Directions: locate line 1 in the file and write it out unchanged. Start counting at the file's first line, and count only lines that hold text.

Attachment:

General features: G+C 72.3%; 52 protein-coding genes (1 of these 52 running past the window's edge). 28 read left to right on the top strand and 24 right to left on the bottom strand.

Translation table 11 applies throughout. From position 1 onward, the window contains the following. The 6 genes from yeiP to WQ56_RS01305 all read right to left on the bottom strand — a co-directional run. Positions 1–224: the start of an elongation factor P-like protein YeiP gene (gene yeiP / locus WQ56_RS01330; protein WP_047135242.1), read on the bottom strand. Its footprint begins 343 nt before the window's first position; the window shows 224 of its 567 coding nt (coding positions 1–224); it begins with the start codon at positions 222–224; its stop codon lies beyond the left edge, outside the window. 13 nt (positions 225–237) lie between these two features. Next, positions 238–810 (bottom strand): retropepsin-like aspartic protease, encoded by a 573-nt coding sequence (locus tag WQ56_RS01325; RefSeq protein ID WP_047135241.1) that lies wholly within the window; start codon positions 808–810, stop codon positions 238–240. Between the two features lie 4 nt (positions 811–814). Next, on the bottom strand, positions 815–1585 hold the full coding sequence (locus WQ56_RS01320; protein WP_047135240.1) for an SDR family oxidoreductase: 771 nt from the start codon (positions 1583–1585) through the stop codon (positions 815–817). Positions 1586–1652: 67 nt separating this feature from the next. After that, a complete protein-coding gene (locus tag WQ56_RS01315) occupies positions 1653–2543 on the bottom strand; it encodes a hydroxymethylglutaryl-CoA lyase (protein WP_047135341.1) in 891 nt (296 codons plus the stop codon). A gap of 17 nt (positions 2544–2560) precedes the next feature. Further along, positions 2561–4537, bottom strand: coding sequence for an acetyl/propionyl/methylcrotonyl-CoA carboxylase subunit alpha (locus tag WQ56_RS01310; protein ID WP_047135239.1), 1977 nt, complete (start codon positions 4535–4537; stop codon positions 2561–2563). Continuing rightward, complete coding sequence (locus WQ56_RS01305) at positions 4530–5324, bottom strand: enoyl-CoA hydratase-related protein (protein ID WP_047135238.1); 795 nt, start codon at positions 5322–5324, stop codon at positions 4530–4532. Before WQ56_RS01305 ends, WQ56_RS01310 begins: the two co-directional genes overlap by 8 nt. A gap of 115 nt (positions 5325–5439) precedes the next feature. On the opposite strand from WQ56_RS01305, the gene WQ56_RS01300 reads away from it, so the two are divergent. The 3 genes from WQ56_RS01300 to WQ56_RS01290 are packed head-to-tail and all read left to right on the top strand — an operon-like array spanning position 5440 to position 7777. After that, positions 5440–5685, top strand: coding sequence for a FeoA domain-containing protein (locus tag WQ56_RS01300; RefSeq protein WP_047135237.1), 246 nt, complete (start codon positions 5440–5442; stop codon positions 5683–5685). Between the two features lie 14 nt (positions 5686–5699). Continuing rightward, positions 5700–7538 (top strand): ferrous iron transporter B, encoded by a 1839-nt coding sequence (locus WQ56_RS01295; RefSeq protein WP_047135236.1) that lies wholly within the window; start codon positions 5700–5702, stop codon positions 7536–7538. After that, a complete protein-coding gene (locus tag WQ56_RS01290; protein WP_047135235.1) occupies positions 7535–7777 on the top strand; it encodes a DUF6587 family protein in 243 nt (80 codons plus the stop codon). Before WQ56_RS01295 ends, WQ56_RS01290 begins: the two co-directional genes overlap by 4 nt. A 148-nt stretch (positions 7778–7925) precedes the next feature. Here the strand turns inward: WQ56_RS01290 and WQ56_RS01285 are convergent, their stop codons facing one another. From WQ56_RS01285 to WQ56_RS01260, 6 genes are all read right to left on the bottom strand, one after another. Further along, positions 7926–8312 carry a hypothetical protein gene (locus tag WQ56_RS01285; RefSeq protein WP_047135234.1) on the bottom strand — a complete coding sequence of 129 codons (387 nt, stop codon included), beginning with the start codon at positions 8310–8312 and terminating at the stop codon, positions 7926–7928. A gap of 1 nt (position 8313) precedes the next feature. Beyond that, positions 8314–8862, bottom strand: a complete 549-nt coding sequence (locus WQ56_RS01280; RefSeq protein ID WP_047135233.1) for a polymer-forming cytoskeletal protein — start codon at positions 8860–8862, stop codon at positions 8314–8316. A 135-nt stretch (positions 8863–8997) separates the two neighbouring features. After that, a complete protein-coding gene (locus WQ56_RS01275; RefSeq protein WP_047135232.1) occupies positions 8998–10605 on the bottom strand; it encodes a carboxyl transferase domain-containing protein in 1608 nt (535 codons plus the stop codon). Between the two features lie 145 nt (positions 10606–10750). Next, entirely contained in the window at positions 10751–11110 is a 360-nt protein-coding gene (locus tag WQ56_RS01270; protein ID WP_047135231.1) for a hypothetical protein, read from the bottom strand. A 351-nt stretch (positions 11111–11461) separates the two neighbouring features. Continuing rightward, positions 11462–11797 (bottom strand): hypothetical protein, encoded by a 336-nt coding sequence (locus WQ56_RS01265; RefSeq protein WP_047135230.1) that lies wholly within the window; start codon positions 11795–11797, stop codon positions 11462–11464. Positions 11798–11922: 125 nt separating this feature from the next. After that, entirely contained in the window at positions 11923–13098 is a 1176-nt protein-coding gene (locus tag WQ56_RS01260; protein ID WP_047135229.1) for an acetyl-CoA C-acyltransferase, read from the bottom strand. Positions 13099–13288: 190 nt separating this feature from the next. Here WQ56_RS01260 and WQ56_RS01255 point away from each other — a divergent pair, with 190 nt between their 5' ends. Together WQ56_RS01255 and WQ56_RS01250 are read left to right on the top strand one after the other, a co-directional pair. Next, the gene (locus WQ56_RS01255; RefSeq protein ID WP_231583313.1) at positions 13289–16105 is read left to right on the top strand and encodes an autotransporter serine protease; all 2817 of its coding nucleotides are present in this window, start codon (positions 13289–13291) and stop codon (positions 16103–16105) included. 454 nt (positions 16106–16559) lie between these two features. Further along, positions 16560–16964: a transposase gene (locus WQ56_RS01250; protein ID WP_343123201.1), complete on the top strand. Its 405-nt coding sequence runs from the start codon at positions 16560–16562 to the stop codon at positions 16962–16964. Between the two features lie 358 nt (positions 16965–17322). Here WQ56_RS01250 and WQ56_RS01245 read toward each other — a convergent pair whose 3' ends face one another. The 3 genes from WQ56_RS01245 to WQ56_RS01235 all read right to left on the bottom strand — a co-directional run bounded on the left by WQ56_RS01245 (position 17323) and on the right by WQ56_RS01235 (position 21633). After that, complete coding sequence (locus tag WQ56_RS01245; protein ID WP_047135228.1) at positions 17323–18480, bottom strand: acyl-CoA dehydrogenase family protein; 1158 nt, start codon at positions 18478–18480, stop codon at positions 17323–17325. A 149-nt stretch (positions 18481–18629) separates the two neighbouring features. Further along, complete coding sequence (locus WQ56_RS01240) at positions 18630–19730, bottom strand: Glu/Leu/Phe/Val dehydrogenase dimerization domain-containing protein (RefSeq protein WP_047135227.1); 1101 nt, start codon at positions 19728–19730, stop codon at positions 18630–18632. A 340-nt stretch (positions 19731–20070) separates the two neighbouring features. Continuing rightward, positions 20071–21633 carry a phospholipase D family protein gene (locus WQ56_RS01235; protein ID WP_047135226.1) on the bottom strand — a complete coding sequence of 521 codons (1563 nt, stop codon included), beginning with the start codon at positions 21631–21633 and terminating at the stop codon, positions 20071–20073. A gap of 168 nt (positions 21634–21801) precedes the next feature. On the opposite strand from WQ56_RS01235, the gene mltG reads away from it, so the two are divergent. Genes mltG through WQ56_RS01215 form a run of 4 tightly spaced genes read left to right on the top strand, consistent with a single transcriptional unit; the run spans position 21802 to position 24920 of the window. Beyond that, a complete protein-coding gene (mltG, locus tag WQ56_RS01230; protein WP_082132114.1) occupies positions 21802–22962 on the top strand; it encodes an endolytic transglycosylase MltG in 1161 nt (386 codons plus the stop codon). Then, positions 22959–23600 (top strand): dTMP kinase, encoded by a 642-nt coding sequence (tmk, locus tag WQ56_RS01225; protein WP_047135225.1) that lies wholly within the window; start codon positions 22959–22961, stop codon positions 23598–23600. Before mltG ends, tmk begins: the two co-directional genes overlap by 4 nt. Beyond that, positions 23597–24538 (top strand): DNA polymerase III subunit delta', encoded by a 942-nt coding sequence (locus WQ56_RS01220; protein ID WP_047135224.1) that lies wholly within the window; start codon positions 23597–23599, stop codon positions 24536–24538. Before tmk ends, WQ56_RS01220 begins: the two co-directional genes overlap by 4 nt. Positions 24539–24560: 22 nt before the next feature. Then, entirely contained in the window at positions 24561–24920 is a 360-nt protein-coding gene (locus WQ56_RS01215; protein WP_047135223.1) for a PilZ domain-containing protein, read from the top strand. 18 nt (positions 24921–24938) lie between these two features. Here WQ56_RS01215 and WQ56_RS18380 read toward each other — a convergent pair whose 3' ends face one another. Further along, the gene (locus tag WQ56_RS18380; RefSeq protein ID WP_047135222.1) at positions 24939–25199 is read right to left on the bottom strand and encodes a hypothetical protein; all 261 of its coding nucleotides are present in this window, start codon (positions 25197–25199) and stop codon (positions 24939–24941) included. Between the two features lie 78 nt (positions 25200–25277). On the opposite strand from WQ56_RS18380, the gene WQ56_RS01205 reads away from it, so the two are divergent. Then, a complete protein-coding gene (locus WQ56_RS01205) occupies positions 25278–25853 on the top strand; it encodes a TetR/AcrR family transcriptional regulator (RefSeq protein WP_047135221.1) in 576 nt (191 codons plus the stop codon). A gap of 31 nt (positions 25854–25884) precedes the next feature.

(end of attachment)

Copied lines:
General features: G+C 72.3%; 52 protein-coding genes (1 of these 52 running past the window's edge). 28 read left to right on the top strand and 24 right to left on the bottom strand.